Definition of chant in US English:

chant

noun

  • 1A repeated rhythmic phrase, typically one shouted or sung in unison by a crowd.

    • ‘He was forced to flee the meeting hall under police escort as angry teachers shouted him down with chants of ‘liar, liar, liar’ and flung empty drink bottles from the gallery.’
    • ‘Shouts and chants went up from the crowd as the lights drifted nearer.’
    • ‘And then they are off again, singing and repeating the chant over and over.’
    • ‘The sunlight shone across us as we repeated the pundit's chants.’
    • ‘I do not complain when the Montreal crowds start the chants but when it's Toronto I feel that they should really just sit down and shut up.’
    • ‘One year, they brought mini-American flags to wave at the opening parade; another year, they shouted cheerleader chants at the first tee.’
    • ‘They repeatedly led the crowd in a chant of ‘sign the bill!’’
    • ‘He heard the crowd's chants for Cutler and it put fear in his heart.’
    • ‘Pupils at a North Yorkshire school will be able to shout football chants in 10 languages by the end of the week.’
    • ‘A chant ran through the crowd as the World Cup was brought onto the filed.’
    • ‘Brass bands playing patriotic and national folk songs and Lebanon's national anthem were regularly drowned out by deafening chants from the crowd.’
    • ‘York City football club in England has come up with a novel way of egging on the team: playing crowd chants taped from previous matches.’
    • ‘The 300 or so demonstrators were in a good mood, laughing, waving signs and banners, beating home-made drums, and, thank goodness, shouting some new chants.’
    • ‘Angry townspeople protested in the streets following the explosion, shouting anti-government chants and tossing rocks at security forces.’
    • ‘We arrived about two hours early, and listened to various crowd chants.’
    • ‘He says he's more than just an activist repeating a familiar chant.’
    • ‘On February 15, I was out there with everyone else, signs held high and chants shouted.’
    • ‘Concluding his speech, he led the crowd in a chant of ‘Crack down on corporate crime.’’
    • ‘They can empty their pockets buying horns and noisemakers, singing songs, waving flags and shouting chants as if it is 1970.’
    • ‘The rhythmic chant spread through the crowd of hundreds of thousands that filled Kiev's Independence Square on the evening of November 22.’
    shout, cry, slogan, rallying call, war cry, chorus, chanting
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    1. 1.1 A monotonous or repetitive song, typically an incantation or part of a ritual.
      • ‘Bakai songs and chants are in effect spells otherwise employed in love magic.’
      • ‘He went on, his words a chant, and I closed my eyes and only listened.’
      • ‘Around the temple are other structures in ruins and clearly this was once a township throbbing with pilgrims and the chant of mantras.’
      • ‘An assembly of 90 monks conducted Buddhist ritual chants and prayers sanctifying the ceremony.’
      • ‘SiBhaca dance is performed by teams of men, and features stomping of feet in unisom while chanting rhythmic traditional chants.’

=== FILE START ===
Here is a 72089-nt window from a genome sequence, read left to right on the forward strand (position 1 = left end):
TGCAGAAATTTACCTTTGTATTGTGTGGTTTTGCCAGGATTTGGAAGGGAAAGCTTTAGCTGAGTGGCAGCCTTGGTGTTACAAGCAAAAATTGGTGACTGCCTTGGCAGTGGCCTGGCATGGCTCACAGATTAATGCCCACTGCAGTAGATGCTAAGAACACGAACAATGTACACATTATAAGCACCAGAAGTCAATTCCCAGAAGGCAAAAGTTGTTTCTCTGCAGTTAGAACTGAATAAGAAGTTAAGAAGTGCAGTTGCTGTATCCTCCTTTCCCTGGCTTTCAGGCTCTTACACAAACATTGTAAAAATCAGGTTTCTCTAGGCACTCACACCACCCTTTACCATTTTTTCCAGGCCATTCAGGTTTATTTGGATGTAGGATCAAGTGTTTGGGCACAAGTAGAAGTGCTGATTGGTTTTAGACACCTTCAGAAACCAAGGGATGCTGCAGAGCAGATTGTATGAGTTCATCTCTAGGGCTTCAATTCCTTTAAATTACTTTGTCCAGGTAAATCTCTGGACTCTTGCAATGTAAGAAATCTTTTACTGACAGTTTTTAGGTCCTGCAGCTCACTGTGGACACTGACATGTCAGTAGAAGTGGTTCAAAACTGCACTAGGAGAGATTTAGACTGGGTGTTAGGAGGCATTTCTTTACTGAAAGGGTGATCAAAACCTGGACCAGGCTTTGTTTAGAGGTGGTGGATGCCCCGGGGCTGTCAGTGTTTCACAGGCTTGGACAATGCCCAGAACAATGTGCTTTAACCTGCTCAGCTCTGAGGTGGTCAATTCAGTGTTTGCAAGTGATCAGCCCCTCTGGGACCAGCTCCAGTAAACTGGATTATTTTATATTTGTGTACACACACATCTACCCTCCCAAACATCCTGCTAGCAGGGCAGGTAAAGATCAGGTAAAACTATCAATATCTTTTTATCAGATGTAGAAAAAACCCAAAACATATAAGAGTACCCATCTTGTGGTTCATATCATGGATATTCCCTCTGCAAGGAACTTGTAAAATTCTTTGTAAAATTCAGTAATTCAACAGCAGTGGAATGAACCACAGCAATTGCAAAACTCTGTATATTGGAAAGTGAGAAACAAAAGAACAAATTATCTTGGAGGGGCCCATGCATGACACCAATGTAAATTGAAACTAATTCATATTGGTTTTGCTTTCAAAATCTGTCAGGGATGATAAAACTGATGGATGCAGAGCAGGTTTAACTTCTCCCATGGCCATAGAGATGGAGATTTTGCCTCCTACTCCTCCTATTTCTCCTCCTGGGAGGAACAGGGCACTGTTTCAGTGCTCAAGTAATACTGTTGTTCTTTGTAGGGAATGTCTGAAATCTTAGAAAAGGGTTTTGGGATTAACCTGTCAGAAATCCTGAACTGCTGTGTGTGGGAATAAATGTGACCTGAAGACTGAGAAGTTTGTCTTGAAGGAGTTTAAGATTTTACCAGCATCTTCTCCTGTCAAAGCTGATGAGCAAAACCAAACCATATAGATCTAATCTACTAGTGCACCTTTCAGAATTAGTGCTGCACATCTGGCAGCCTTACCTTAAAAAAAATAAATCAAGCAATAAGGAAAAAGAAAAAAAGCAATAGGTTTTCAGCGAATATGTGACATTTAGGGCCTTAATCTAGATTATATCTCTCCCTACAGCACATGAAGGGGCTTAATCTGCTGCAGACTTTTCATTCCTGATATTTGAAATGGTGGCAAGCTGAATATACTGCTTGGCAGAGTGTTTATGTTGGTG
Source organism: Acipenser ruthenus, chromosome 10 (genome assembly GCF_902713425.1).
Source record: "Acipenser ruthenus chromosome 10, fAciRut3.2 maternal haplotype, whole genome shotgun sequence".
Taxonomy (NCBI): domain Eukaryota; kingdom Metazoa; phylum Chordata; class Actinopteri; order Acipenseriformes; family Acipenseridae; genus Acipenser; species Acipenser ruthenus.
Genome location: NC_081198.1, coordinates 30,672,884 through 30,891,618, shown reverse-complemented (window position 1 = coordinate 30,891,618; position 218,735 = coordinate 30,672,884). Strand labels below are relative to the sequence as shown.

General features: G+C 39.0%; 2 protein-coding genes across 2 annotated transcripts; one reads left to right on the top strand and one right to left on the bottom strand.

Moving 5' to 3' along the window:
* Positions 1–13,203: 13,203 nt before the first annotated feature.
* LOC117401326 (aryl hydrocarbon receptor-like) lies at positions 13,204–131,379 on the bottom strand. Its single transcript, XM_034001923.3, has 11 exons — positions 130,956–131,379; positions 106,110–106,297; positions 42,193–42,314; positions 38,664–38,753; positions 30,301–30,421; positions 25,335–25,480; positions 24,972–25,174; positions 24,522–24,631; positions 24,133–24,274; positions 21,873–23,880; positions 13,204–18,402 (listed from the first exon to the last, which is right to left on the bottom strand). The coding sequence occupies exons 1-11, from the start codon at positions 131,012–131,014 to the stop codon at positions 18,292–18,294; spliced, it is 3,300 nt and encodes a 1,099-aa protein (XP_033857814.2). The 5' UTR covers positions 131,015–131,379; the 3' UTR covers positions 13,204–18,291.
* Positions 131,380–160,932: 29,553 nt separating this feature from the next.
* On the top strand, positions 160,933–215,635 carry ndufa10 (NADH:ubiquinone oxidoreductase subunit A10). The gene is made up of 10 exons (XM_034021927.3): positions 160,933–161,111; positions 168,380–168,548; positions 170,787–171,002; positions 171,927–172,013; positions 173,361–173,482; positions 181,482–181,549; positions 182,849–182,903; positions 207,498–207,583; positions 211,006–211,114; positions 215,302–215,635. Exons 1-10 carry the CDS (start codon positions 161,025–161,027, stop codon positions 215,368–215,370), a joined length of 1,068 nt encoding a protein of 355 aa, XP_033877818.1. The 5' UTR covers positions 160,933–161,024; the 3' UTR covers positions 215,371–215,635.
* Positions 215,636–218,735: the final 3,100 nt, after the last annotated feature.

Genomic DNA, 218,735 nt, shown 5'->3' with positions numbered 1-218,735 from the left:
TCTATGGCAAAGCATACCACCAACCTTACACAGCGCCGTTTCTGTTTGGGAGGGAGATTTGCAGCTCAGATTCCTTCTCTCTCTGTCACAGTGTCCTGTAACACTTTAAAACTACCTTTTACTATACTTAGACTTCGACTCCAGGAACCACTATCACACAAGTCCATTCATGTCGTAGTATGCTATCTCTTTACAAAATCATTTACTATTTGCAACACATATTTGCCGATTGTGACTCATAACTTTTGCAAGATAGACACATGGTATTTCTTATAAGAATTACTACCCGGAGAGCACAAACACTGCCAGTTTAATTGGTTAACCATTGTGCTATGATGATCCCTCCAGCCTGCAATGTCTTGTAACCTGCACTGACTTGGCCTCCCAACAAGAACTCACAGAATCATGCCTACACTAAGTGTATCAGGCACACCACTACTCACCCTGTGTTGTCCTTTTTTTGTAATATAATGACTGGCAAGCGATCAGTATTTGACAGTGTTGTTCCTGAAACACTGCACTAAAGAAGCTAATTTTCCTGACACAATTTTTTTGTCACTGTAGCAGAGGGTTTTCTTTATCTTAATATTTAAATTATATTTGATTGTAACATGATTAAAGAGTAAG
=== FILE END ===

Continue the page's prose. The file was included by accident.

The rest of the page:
• ‘She attempted in these works to capture the rhythmic, temporal chants of the Ladakh monastery.’
      • ‘Mr Brown had taught at Tolaga Bay and was able to teach his pupils Maori songs, chants, poi dances and a haka.’
      • ‘Since sickness is often seen as a problem of spiritual essence, the khwan, chants, and healing rituals are often used to cure illnesses.’
      • ‘‘I remember experimenting back then with combinations of blues songs and Sanskrit chants,’ she says.’
      • ‘She has made several subsequent recordings of devotional songs and chants.’
      • ‘There are specific songs and chants (some composed by Batten herself), recommended foods and decorations, and selected poetry.’
      • ‘The Pipe Carriers, as the chiefs are called, joined the rites, honoring the Anchorage Hindu community with songs and chants.’
      • ‘Zekhr is a meditative chant which repeats the name of Allah and his attributes, in order to bring one to a state of union with the Divine.’
      • ‘Groups of men sing trance-like chants to accompany belly dances.’
      • ‘They called to the sun, through sacred songs and chants, to grant them power, luck, or success.’
      • ‘Nine monks then performed the prayers and chants which continued the ritual and sanctified this auspicious occasion.’
      • ‘He gets louder and louder as he repeats the words of the chant.’
      • ‘The strains of music played from shops, which were previously only allowed to sell religious chants or martial songs.’
      • ‘In a similar manner, if we meditate with chants, mantras, or visualizations, we may use these as a way to distance ourselves from our more usual, problematic experience.’
      • ‘Marshall also witnessed the Big Drum dance in Carriacou, a spiritual ritual that involves chants, fire, dancing and song.’
      incantation, intonation, recitation, singing, song, recitative, mantra
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  • 2Music
    A short musical passage in two or more phrases used for singing unmetrical words; a psalm or canticle sung to such music.

    • ‘At Milan, where at first he used to come to the cathedral to admire Ambrose's oratorical skill, he found himself not only impressed by the content of the discourses but also gripped by the psalm chants.’
    • ‘Perhaps as a moralizing subtext, Alexander piped in a recording of a monastic chant of Psalm 51, a prayer for the remission of sins.’
    • ‘Although I enjoy chants and church music quite a bit, I had not, for some time, felt the need to attend a church service.’
    • ‘Contrast was provided by alternating choral chant with passages sung by soloists.’
    • ‘The first part consists of an antiphonal chant from the Service for the Thursday Preceding Good Friday.’
    1. 2.1 The style of music consisting of chants.